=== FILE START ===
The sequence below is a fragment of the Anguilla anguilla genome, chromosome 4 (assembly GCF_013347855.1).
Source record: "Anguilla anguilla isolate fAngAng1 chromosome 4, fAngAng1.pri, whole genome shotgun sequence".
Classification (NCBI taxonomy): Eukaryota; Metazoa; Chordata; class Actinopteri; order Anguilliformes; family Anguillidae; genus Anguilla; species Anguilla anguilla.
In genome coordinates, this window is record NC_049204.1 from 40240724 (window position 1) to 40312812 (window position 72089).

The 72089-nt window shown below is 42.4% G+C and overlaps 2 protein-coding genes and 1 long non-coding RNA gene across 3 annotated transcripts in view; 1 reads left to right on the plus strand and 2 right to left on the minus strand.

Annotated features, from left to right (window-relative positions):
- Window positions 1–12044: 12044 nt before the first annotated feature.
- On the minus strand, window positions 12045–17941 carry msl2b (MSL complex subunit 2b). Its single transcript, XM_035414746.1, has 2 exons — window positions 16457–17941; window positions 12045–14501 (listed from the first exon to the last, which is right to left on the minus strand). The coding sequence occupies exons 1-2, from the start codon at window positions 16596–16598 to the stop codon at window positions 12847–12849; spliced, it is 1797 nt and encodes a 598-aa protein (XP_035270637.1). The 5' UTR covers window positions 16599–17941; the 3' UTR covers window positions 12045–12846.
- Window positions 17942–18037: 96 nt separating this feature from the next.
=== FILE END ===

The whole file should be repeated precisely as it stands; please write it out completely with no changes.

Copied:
The sequence below is a fragment of the Anguilla anguilla genome, chromosome 4 (assembly GCF_013347855.1).
Source record: "Anguilla anguilla isolate fAngAng1 chromosome 4, fAngAng1.pri, whole genome shotgun sequence".
Classification (NCBI taxonomy): Eukaryota; Metazoa; Chordata; class Actinopteri; order Anguilliformes; family Anguillidae; genus Anguilla; species Anguilla anguilla.
In genome coordinates, this window is record NC_049204.1 from 40240724 (window position 1) to 40312812 (window position 72089).

The 72089-nt window shown below is 42.4% G+C and overlaps 2 protein-coding genes and 1 long non-coding RNA gene across 3 annotated transcripts in view; 1 reads left to right on the plus strand and 2 right to left on the minus strand.

Annotated features, from left to right (window-relative positions):
- Window positions 1–12044: 12044 nt before the first annotated feature.
- On the minus strand, window positions 12045–17941 carry msl2b (MSL complex subunit 2b). Its single transcript, XM_035414746.1, has 2 exons — window positions 16457–17941; window positions 12045–14501 (listed from the first exon to the last, which is right to left on the minus strand). The coding sequence occupies exons 1-2, from the start codon at window positions 16596–16598 to the stop codon at window positions 12847–12849; spliced, it is 1797 nt and encodes a 598-aa protein (XP_035270637.1). The 5' UTR covers window positions 16599–17941; the 3' UTR covers window positions 12045–12846.
- Window positions 17942–18037: 96 nt separating this feature from the next.